1711: Mexico, 1 Escudo. Combed / Harped Quatralobes. 1/10th ozt Gold.
Rare and famous design of the early Original Style Bourbon gold coinage of Philip V from Mexico City. The "Combed" or "Harped" quatralobe variety. This type, was created in 1711 with only 2 die known die variants in the denomination. The reverse design also appears briefly in 1712, by reusing the previous years dies. One of the toughest denominations to find from any mint, is the 1 Escudo as the most common denominations struck were 2 Escudos or "Doubloons" - as that was all that was permitted to be struck until 1679. And even thereafter was still the most common denomination manufactured.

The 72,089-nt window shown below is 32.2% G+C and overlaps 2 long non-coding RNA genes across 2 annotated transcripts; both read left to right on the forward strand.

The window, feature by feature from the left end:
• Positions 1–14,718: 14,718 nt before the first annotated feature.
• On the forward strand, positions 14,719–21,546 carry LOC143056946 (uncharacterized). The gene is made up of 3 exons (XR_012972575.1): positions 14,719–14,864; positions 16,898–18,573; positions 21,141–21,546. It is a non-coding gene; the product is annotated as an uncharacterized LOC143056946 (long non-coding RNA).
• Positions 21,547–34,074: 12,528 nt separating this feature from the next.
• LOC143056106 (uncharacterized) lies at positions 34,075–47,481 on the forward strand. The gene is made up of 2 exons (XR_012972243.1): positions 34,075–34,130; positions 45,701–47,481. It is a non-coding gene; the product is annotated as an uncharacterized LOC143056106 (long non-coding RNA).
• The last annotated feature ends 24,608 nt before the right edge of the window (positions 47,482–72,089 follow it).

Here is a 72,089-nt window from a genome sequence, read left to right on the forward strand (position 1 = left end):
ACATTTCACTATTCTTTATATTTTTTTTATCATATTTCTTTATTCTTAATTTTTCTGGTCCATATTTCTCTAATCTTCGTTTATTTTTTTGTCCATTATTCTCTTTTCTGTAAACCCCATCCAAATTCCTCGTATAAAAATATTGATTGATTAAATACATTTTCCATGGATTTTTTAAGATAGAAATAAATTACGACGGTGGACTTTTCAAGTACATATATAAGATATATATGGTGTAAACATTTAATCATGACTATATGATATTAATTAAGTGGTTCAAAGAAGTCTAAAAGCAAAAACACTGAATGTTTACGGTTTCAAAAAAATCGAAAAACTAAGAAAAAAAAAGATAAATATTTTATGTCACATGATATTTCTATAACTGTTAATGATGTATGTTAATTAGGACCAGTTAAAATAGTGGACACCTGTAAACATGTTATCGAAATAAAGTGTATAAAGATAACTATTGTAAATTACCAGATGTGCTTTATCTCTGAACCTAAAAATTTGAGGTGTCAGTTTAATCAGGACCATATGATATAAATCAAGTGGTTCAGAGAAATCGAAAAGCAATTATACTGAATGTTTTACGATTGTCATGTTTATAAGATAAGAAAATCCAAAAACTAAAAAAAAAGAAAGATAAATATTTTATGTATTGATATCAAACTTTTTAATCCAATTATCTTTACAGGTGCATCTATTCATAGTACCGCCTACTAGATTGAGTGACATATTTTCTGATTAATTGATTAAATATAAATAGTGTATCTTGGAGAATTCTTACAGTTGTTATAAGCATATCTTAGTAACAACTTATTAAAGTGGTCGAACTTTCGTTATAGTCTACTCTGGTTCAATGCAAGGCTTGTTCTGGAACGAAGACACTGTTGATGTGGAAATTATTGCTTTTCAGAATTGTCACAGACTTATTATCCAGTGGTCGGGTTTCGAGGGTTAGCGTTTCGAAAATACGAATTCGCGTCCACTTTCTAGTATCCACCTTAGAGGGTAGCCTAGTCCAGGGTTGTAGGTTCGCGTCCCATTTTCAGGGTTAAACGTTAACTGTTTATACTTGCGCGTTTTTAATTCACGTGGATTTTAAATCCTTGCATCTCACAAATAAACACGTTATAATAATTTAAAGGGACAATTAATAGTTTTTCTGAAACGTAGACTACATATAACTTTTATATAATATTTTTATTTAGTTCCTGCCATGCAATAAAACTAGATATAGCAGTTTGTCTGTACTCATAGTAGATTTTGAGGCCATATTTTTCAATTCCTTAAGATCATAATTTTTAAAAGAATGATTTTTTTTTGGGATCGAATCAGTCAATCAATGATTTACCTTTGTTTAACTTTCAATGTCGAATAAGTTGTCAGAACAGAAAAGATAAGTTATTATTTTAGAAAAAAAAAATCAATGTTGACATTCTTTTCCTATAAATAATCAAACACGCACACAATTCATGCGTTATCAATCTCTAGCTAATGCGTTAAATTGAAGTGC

Each coin is made using the exact same techniques employed by the original die sinkers of the
Mexico City Mint during the original period and hand hammer struck in solid 22K or 24k gold, so unlike cast copies these coins have no dull muddy features and no two are ever the same in shape, size or strike. Making these pieces ideal for jewelry, museums and film props. They are also a great addition to any bullion collection for that authentic treasure feel.
The strict steps taken to create these modern reproductions are exactly the same as the original mint moneyers - which was a highly guarded secret that we worked for years to understand and master. Every single element upon the coins (letters, castles, lions etc) were made by hand in a painstaking process that takes 3 months to complete the set and dies - which has also given us more insight into how long it took the original mints to do the same.